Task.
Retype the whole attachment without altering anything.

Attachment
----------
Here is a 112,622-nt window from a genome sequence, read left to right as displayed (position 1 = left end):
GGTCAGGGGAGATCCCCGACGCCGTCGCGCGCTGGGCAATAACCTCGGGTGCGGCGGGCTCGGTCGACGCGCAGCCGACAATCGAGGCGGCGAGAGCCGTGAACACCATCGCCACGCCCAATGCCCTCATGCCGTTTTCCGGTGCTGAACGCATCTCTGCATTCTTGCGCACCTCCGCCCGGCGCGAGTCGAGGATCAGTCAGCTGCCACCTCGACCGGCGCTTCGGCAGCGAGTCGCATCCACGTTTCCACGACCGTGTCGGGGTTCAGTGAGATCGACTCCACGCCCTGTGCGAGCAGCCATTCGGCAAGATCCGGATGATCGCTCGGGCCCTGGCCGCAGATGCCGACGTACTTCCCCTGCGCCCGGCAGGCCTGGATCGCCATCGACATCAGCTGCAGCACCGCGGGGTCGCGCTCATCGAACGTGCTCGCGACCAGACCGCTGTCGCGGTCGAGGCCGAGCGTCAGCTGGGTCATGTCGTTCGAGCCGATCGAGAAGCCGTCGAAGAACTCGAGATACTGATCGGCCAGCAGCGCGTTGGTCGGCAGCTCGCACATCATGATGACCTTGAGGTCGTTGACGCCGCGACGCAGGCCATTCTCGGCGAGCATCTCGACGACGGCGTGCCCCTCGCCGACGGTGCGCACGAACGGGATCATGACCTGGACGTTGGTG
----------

Here is a 112,622-nt window from a genome sequence, read left to right as displayed (position 1 = left end):
GGTCAGGGGAGATCCCCGACGCCGTCGCGCGCTGGGCAATAACCTCGGGTGCGGCGGGCTCGGTCGACGCGCAGCCGACAATCGAGGCGGCGAGAGCCGTGAACACCATCGCCACGCCCAATGCCCTCATGCCGTTTTCCGGTGCTGAACGCATCTCTGCATTCTTGCGCACCTCCGCCCGGCGCGAGTCGAGGATCAGTCAGCTGCCACCTCGACCGGCGCTTCGGCAGCGAGTCGCATCCACGTTTCCACGACCGTGTCGGGGTTCAGTGAGATCGACTCCACGCCCTGTGCGAGCAGCCATTCGGCAAGATCCGGATGATCGCTCGGGCCCTGGCCGCAGATGCCGACGTACTTCCCCTGCGCCCGGCAGGCCTGGATCGCCATCGACATCAGCTGCAGCACCGCGGGGTCGCGCTCATCGAACGTGCTCGCGACCAGACCGCTGTCGCGGTCGAGGCCGAGCGTCAGCTGGGTCATGTCGTTCGAGCCGATCGAGAAGCCGTCGAAGAACTCGAGATACTGATCGGCCAGCAGCGCGTTGGTCGGCAGCTCGCACATCATGATGACCTTGAGGTCGTTGACGCCGCGACGCAGGCCATTCTCGGCGAGCATCTCGACGACGGCGTGCCCCTCGCCGACGGTGCGCACGAACGGGATCATGACCTGGACGTTGGTG